Why Your Business Loan Request May Have Not Been Funded
When you’re trying to get funded for a commercial real estate venture, you should keep in mind that whether you believe this or not, most lenders actually want to loan you the money you need, to see the project through. It’s good for you and it’s good for them to have the business.
But long experience has taught lenders which applications are not good bets for funding and which are. Very often, an experienced lender can look at your paperwork and have a pretty good idea about approval or disapproval in just a few minutes, because the strong points and the weak points are generally very obvious.
Here are some of the most common reasons why your commercial real estate loan application would be rejected:
- Unnecessary documentation – most of the time, the documentation will be reviewed by a lender who knows exactly what to look for, and if it isn’t there, your application will be flagged. But if you bury the useful papers with all kinds of unnecessary documentation, it’s even more likely that your case is headed for the circular file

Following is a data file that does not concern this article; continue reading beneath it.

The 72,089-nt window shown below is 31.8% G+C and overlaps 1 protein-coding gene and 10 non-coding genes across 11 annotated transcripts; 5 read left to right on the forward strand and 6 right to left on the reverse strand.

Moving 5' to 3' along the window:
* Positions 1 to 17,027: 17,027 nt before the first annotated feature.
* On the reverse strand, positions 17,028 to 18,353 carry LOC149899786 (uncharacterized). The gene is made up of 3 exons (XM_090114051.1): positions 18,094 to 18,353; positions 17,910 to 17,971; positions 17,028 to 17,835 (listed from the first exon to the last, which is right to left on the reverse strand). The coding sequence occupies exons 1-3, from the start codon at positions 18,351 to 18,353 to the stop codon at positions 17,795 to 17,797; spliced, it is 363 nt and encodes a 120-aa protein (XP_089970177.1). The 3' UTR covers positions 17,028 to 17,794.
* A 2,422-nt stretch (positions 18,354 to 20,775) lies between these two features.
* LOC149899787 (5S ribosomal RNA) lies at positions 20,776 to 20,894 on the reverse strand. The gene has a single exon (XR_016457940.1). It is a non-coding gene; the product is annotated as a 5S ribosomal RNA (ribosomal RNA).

- missing key information – since instructions are always provided with a loan application, there’s no excuse for you leaving out vital information required by a lender – if you do, that’s pretty much an automatic disqualification.
- Brokers who shield clients – lenders don’t like acting through intermediaries like brokers, especially brokers who profess to be protecting a client.
- Applying with multiple lenders – when you put the same application package in with several companies, it might well happen that your loan package gets reviewed by managers who compare notes – and each of them gets annoyed about the group effort.
- Unrealistic requests – the best approach to applying for a loan is to simply submit your application and let the process work through. If you submit special requests along with your application, e.g. for longer payment periods or any other variation on terms, it’s very possible that your whole application will be scuttled.
- Refusal to pay upfront fees – borrowers who have been burned in the past by upfront fees before closing sometimes try to manipulate a loan application to avoid those fees. That’s not going to happen – past history has nothing to do with the current transaction.